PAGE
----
Saturday, July 15, 2000

Grant will help vets find jobs


Maysville's Heather French applauds federal effort to prevent homelessness

By Sarah Anne Wright
The Cincinnati Enquirer

        WOODLAWN — Ohio has won a $600,000 grant to help veterans enter the work force.

[photo] Miss America Heather French speaks at Woodlawn Goodwill center
(Ernest Coleman photo)
| ZOOM |
        U.S. Labor Secretary Alexis Herman made the announcement Friday at the Ohio Valley Goodwill Industries Rehabilitation Center. The grant will be administered by the Ohio Department of Job and Family Services, formerly the Bureau of Employment Services.

        “We don't have a shortage in workers, we have a shortage in skilled workers,” said Ms. Herman, stumping for an economy “that leaves no one behind.”

        The grant is one of 10 awarded to states with the goal of placing 2,300 veterans in unsubsidized jobs nationwide. More than 24 states applied for the one-year grants totaling $6.2 million.

        VETS, the Veterans Employment and Training Service of the Labor Department, wants the money to help veterans who are leaving active duty and need training or certification of skills they learned while on duty. The money would help those leaving the military without a college degree.

        Also present at Friday's announcement was Miss America Heather French.

        Ms. French, the daughter of former Marine sergeant, has chosen to highlight the plight of homeless veterans during her reign. Both Ms. Herman and Ms. French, a Maysville, Ky., native, praised Goodwill's comprehensive approach to vocational rehabilitation — featuring on-site living quarters and substance abuse programs in addition to job training and education.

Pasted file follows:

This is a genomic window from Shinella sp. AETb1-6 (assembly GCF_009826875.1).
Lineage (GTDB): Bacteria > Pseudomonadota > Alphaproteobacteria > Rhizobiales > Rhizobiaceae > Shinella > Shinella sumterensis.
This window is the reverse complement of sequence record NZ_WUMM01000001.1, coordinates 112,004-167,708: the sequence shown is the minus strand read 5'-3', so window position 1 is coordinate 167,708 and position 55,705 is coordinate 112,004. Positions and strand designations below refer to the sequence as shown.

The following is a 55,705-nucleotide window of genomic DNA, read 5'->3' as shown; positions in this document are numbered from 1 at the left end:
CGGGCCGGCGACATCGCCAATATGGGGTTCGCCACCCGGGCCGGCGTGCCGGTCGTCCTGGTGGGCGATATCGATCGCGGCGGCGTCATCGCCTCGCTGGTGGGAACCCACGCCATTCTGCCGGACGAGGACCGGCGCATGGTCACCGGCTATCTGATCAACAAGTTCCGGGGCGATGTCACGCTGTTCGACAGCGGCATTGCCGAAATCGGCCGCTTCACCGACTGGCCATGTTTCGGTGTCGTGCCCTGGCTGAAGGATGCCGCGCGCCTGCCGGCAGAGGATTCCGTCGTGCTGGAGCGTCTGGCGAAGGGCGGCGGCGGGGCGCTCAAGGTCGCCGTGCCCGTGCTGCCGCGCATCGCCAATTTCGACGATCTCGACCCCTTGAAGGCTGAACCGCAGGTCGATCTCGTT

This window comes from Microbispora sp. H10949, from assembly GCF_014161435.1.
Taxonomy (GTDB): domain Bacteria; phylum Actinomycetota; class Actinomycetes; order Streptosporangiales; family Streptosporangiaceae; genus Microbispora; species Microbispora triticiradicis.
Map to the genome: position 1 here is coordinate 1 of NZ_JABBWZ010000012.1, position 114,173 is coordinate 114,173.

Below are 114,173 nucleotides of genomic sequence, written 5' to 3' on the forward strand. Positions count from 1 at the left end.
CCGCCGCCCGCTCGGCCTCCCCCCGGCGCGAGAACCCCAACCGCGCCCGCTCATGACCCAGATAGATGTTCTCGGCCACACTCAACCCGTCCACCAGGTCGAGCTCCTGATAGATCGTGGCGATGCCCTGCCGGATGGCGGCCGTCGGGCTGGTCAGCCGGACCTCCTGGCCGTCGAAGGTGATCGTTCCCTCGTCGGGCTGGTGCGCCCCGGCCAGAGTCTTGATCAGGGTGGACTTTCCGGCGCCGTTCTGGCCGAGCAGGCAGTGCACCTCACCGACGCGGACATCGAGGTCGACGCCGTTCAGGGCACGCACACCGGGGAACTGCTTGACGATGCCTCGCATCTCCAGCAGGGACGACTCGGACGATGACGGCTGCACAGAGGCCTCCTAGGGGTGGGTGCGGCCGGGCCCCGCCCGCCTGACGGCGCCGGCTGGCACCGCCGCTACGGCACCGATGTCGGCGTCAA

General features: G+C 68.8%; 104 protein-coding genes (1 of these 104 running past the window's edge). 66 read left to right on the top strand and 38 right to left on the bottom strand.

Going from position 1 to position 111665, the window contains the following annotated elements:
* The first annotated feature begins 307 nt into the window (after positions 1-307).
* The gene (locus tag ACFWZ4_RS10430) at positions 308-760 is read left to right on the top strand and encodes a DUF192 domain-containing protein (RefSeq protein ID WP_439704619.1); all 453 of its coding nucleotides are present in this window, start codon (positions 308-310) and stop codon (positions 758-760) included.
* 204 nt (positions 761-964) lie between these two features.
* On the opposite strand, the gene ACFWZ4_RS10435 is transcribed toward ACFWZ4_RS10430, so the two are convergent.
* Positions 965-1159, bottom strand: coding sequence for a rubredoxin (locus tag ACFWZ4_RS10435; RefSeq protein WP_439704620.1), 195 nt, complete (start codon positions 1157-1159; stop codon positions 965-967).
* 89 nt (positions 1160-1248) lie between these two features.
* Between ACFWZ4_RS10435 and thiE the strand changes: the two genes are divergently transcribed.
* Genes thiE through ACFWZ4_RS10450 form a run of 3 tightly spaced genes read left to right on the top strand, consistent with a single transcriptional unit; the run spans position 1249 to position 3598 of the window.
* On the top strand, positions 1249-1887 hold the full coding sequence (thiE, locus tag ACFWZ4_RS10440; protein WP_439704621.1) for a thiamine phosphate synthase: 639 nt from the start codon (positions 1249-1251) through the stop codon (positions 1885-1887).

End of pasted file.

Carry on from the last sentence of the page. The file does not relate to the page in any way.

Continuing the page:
“I came into the program and I learned what I needed to know to get a job,” said Debbie Myers, a graduate of Goodwill's vocational program and now an employee at Standard Textile.

        An undetermined amount of the Ohio grant will be directed to the local Goodwill center and its Homeless Veteran Reintegration Project (HVRP).

        There are 10 vets in HVRP program now. The six- to eight-week course helps homeless veterans with substance abuse, job training, placement and housing. Since 1993, it has served more than 1,000 veterans.

        As many as 275,000 veterans are estimated to be homeless, according to the Department of Veterans Affairs. Yet veterans have a slightly lower rate of unemployment compared with nonveterans, at 3 percent and 3.7 percent, respectively.

        With unemployment at its lowest rate in 30 years, many employers are bringing the “nontraditional” worker, such a person with disabilities, back into the job market.

        “Now is a good time to get these people with barriers back,” said Raymond Pryor, a veteran and coordinator with the Department of Job and Family Services.

        The grant is also aimed at preventing homelessness, by helping veterans plan their transition into civilian life.

        “We want to work with the Department of Defense and create some sort of pamphlet that tells enlisted men and women what their options are and what's available to them,” Ms. French said.

       



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